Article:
Characterization of Per- and Polyfluorinated Alkyl Substances Present in Commercial Anti-fog Products and Their <i>In Vitro</i> Adipogenic Activity.

TitleCharacterization of Per- and Polyfluorinated Alkyl Substances Present in Commercial Anti-fog Products and Their In Vitro Adipogenic Activity.
Publication TypeJournal Article
Year of Publication2022
AuthorsHerkert, NJ, Kassotis, CD, Zhang, S, Han, Y, Pulikkal, VF, Sun, M, Ferguson, PL, Stapleton, HM
JournalEnvironmental Science & Technology
Date Published01/2022
Abstract

Anti-fog sprays and solutions are used on eyeglasses to minimize the condensation of water vapor, particularly while wearing a mask. Given their water-repellent properties, we sought to characterize per- and polyfluorinated alkyl substance (PFAS) compounds in four anti-fog spray products, five anti-fog cloth products, and two commercial fluorosurfactant formulations suspected to be used in preparing anti-fog products. Fluorotelomer alcohols (FTOHs) and fluorotelomer ethoxylates (FTEOs) were detected in all products and formulations. While 6:2 FTOH and the 6:2 FTEO polymeric series were predominant, one anti-fog cloth and one formulation contained 8:2, 10:2, 12:2, 14:2, and 16:2 FTOH and FTEO polymeric series. PFAS concentrations varied in samples and were detected at levels up to 25,000 μg/mL in anti-fog sprays and 185,000 μg (g cloth)<sup>-1</sup> in anti-fog cloth products. The total organic fluorine (TOF) measurements of anti-fog products ranged from 190 to 20,700 μg/mL in sprays and 44,200 to 131,500 μg (g cloth)<sup>-1</sup> in cloths. Quantified FTOHs and FTEOs accounted for 1-99% of TOF mass. In addition, all four anti-fog sprays and both commercial formulations exhibited significant cytotoxicity and adipogenic activity (either triglyceride accumulation and/or pre-adipocyte proliferation) in murine 3T3-L1 cells. Results suggest that FTEOs are a significant contributor to the adipogenic activity exhibited by the anti-fog sprays. Altogether, these results suggest that FTEOs are present in commercial products at toxicologically relevant levels, and more research is needed to fully understand the health risks from using these PFAS-containing products.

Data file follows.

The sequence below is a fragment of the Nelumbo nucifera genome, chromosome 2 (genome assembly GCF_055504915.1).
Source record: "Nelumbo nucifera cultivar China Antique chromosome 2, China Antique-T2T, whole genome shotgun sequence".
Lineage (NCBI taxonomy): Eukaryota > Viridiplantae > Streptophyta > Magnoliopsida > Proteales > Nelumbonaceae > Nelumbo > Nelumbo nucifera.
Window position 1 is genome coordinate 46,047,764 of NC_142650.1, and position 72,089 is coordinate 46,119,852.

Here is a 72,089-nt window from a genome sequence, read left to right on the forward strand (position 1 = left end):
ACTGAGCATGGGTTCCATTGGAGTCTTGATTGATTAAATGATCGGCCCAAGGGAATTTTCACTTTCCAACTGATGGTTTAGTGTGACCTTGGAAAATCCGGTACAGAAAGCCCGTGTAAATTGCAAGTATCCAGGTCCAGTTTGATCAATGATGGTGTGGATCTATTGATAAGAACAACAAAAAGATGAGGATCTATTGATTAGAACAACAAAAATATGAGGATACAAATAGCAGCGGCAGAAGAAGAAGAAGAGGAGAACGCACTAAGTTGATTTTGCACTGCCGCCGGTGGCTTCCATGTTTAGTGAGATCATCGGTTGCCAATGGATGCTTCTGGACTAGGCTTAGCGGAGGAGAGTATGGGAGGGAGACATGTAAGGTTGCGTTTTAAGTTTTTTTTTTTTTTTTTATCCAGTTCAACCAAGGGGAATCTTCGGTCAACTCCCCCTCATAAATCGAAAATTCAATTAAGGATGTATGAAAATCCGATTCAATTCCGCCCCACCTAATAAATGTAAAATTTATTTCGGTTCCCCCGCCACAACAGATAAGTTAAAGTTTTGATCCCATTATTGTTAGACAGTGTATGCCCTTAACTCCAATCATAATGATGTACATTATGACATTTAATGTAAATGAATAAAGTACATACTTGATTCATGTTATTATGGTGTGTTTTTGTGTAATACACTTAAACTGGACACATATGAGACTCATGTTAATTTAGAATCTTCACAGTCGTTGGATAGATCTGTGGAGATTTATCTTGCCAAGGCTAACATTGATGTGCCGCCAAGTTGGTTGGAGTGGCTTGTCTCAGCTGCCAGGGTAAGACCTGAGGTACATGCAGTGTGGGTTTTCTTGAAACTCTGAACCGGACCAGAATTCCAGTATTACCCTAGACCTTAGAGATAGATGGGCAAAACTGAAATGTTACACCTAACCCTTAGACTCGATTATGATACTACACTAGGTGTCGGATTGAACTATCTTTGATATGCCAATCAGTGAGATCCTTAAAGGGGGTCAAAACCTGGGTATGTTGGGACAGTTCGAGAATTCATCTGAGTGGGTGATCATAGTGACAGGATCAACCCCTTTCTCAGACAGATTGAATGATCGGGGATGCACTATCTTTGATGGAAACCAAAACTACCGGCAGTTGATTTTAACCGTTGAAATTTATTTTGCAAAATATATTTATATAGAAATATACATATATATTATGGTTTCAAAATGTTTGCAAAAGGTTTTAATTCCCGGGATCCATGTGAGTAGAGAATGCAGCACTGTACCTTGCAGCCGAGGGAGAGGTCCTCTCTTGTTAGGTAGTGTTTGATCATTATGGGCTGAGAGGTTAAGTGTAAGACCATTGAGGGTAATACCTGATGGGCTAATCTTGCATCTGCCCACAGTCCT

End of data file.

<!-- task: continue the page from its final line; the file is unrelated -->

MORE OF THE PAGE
DOI10.1021/acs.est.1c06990
Short TitleEnvironmental Science & Technology